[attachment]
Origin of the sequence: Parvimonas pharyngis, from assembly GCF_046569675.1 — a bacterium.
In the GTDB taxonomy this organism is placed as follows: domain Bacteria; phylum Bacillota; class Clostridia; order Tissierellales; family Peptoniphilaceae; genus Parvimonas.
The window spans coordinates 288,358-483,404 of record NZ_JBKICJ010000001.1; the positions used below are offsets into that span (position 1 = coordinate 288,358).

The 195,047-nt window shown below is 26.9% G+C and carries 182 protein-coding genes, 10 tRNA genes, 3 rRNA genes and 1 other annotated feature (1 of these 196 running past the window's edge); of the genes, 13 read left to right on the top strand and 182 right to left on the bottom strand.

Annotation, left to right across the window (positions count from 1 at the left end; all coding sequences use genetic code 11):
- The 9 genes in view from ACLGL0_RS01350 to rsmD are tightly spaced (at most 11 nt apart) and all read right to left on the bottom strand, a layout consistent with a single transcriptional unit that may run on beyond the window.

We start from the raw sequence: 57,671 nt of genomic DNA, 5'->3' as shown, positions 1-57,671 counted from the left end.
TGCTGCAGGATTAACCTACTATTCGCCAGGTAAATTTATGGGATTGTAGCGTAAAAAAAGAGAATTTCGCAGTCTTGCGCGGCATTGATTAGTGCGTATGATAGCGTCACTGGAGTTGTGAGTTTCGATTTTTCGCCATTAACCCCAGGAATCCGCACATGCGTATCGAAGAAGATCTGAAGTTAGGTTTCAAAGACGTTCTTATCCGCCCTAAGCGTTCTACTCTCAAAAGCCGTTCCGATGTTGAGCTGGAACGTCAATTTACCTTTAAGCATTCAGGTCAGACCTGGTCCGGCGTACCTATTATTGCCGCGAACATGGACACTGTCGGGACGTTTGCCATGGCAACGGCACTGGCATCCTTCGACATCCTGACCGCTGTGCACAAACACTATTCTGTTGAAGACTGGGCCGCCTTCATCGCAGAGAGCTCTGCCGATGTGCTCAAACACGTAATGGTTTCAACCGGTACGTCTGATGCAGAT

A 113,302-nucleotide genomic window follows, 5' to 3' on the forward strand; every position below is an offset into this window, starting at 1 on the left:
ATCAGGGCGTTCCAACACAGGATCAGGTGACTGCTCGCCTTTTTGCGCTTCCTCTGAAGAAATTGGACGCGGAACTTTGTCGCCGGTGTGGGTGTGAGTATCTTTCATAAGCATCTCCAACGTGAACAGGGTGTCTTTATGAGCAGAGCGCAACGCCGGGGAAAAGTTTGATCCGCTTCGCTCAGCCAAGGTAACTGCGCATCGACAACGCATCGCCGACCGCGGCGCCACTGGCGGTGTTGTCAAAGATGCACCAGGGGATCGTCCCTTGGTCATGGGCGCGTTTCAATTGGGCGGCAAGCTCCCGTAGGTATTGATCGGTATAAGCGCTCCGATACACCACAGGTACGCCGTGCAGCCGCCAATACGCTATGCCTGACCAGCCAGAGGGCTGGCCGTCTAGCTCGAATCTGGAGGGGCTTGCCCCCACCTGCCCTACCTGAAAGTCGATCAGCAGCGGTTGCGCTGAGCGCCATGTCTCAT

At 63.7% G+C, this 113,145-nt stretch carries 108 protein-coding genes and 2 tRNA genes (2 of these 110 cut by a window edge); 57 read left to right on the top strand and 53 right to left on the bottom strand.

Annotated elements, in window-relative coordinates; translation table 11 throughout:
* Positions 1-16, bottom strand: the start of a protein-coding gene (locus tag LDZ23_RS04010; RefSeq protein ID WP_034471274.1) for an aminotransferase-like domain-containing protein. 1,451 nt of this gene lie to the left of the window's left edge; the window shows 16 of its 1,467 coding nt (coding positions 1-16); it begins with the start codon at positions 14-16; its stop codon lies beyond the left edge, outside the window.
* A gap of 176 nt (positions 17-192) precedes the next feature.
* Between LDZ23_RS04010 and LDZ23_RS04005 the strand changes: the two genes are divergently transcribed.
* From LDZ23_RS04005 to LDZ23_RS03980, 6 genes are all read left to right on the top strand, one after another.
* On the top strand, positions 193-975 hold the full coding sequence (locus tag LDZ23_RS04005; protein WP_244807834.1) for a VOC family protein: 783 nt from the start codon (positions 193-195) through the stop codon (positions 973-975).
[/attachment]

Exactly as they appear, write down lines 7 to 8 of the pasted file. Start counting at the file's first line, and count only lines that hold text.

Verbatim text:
We start from the raw sequence: 57,671 nt of genomic DNA, 5'->3' as shown, positions 1-57,671 counted from the left end.
TGCTGCAGGATTAACCTACTATTCGCCAGGTAAATTTATGGGATTGTAGCGTAAAAAAAGAGAATTTCGCAGTCTTGCGCGGCATTGATTAGTGCGTATGATAGCGTCACTGGAGTTGTGAGTTTCGATTTTTCGCCATTAACCCCAGGAATCCGCACATGCGTATCGAAGAAGATCTGAAGTTAGGTTTCAAAGACGTTCTTATCCGCCCTAAGCGTTCTACTCTCAAAAGCCGTTCCGATGTTGAGCTGGAACGTCAATTTACCTTTAAGCATTCAGGTCAGACCTGGTCCGGCGTACCTATTATTGCCGCGAACATGGACACTGTCGGGACGTTTGCCATGGCAACGGCACTGGCATCCTTCGACATCCTGACCGCTGTGCACAAACACTATTCTGTTGAAGACTGGGCCGCCTTCATCGCAGAGAGCTCTGCCGATGTGCTCAAACACGTAATGGTTTCAACCGGTACGTCTGATGCAGAT